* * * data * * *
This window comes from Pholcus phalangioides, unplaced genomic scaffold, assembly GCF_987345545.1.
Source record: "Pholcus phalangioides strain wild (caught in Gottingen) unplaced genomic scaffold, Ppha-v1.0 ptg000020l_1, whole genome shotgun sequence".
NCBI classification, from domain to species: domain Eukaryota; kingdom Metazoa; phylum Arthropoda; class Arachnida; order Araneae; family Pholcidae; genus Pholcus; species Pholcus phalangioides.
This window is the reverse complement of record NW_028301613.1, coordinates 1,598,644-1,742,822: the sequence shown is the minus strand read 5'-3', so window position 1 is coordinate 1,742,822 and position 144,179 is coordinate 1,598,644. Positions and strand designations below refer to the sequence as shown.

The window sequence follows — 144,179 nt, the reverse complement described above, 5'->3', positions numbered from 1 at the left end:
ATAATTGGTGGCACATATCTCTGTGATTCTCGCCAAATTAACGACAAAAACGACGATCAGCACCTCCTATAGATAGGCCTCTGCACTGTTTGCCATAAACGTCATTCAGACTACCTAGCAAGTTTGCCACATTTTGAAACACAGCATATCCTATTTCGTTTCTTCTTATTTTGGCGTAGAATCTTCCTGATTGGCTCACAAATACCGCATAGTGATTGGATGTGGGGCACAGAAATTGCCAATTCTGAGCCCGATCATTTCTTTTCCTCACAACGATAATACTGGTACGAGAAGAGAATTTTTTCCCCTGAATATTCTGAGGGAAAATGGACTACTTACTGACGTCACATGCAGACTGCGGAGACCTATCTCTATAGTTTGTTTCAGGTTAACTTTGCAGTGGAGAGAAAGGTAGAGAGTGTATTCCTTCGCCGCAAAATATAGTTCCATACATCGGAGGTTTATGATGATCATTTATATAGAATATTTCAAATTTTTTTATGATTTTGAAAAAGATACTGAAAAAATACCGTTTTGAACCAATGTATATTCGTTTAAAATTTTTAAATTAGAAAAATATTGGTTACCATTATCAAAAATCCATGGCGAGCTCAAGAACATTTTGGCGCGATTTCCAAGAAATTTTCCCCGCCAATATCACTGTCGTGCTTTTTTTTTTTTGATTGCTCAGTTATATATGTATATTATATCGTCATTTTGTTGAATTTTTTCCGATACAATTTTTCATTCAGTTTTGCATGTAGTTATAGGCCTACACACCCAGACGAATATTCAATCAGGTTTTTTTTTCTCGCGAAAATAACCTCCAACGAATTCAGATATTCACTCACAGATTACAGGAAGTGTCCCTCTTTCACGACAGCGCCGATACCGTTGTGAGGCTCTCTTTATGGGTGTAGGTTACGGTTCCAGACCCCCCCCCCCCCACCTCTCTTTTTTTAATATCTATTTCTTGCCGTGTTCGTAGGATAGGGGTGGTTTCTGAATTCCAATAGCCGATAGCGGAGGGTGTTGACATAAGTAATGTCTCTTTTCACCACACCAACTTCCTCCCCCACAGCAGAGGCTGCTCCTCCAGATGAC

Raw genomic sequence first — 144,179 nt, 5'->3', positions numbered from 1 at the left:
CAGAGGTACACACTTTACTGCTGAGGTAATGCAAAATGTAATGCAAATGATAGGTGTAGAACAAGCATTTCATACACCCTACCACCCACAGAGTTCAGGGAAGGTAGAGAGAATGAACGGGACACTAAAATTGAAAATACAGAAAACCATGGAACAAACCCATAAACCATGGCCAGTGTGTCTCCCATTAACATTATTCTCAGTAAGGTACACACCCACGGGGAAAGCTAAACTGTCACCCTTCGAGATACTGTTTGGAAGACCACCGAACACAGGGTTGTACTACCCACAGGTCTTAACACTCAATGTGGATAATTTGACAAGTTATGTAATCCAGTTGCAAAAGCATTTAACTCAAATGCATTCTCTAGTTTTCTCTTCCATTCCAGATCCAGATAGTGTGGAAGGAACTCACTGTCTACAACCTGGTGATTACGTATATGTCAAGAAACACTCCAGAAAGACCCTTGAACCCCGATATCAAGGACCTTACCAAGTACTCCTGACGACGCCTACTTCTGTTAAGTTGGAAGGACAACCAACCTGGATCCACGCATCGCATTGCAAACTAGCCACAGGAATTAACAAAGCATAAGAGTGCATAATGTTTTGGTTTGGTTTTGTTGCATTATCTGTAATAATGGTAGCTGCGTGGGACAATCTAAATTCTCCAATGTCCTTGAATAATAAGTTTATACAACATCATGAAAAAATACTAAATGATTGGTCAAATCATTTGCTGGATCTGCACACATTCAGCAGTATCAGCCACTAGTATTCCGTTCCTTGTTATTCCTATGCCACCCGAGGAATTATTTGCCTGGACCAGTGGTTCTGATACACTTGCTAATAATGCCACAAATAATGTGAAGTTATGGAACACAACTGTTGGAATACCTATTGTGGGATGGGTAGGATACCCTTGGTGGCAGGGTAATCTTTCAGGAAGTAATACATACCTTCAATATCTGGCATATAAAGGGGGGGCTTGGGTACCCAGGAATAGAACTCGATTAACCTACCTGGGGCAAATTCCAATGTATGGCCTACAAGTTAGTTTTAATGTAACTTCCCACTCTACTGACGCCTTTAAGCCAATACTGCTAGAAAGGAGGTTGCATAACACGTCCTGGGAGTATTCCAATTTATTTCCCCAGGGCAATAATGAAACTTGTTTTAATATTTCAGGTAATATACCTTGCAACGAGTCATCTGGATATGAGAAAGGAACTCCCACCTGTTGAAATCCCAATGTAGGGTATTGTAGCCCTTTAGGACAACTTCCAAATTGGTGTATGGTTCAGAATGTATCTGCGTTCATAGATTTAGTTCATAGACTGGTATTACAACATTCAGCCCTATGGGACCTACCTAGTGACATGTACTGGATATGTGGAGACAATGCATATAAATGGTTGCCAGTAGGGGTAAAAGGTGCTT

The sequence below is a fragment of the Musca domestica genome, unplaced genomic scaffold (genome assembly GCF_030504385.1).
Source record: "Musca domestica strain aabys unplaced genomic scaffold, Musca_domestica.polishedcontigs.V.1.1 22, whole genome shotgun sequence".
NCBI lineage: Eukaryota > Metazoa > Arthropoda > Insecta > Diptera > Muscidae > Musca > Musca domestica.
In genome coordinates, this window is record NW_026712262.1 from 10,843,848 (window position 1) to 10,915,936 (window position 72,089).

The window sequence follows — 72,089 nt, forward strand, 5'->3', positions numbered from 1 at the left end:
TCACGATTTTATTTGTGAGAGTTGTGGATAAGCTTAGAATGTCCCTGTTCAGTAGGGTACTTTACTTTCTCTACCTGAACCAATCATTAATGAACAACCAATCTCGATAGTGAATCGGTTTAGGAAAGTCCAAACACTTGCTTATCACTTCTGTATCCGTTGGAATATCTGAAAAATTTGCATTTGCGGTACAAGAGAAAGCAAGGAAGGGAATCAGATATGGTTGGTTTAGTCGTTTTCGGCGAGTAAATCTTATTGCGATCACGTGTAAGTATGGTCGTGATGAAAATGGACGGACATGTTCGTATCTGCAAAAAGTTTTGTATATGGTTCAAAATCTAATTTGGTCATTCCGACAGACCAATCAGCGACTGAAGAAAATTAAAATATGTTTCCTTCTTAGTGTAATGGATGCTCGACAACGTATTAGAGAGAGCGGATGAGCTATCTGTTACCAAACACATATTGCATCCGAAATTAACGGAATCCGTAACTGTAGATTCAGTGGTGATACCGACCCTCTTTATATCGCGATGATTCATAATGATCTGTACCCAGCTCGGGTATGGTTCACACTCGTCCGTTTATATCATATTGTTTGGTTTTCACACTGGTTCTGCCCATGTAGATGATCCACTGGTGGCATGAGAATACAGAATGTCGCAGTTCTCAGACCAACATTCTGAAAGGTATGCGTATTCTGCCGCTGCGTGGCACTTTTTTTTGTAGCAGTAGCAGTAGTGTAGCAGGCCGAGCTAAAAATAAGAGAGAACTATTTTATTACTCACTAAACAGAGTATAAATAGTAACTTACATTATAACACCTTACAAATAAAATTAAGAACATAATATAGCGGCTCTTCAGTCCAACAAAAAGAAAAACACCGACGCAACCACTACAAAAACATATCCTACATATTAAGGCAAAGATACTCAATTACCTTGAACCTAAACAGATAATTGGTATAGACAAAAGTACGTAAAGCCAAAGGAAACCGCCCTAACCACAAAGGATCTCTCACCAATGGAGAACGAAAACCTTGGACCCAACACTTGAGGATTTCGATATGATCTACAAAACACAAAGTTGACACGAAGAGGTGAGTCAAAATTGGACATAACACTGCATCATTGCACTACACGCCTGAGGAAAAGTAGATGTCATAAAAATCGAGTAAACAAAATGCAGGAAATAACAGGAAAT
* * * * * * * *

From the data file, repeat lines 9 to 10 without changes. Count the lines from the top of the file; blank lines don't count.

The sequence below is a fragment of the Musca domestica genome, unplaced genomic scaffold (genome assembly GCF_030504385.1).
Source record: "Musca domestica strain aabys unplaced genomic scaffold, Musca_domestica.polishedcontigs.V.1.1 22, whole genome shotgun sequence".